Second, in their settlement of the Utah case, the parties expressly preserved "all of their rights to assert an indemnification action pursuant to" the Agreement. (Doc. 25-1 at 75.) Even where general principles of preclusion would apply, the parties may expressly agree otherwise. They did exactly that here.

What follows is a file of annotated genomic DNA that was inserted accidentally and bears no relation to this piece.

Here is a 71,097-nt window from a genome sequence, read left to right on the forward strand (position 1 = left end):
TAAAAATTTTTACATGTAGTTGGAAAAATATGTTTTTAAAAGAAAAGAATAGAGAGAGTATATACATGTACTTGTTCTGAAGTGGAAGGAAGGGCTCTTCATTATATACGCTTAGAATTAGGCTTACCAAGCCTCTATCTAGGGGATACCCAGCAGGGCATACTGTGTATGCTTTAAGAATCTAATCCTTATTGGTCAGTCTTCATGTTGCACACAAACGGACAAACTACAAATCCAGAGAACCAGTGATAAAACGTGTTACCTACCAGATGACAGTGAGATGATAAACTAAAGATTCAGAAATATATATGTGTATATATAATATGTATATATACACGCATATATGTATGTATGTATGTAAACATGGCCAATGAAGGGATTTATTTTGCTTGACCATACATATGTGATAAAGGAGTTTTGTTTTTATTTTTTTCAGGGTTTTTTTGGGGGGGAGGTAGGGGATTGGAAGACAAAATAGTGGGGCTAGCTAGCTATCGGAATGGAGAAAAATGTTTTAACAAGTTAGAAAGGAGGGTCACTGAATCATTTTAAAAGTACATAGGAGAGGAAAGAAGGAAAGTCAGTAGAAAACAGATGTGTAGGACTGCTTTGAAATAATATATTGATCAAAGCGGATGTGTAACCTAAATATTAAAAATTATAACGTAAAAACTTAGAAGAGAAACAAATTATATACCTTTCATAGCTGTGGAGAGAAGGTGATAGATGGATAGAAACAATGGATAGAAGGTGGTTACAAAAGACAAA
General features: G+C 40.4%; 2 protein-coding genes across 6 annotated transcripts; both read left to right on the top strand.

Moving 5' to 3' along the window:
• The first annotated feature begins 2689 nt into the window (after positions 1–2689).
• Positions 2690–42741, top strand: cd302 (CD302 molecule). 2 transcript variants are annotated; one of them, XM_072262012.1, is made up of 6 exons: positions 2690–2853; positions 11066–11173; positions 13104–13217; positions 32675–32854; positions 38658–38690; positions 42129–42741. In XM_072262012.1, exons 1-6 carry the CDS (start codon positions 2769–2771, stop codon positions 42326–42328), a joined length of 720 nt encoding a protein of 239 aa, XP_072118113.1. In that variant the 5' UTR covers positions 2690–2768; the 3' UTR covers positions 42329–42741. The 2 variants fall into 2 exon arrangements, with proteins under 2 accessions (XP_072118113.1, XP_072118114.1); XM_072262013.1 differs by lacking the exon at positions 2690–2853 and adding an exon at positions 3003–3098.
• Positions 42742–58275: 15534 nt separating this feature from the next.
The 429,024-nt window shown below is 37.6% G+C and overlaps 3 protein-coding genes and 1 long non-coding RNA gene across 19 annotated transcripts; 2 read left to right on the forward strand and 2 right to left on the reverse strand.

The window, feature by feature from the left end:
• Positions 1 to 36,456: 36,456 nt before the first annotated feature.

Third, the compulsory counterclaim obligation in Rule 13(a)(1) of the Federal Rules of Civil Procedure does not apply to crossclaims under Rule 13(g). Rule 13(a)(1) provides in part that a "pleading must state as a counterclaim any claim that-at the time of its service-the pleader has against an opposing party if the claim: (A) arises out of the transaction or occurrence that is the subject matter of the opposing party's claim." But the crossclaim rule is explicitly permissive: "A pleading may state as a crossclaim any claim by one party against a coparty if the claim arises out of the transaction or occurrence that is the subject matter of the original action or of a counterclaim." Fed.R.Civ.P. 13(g) (emphasis added).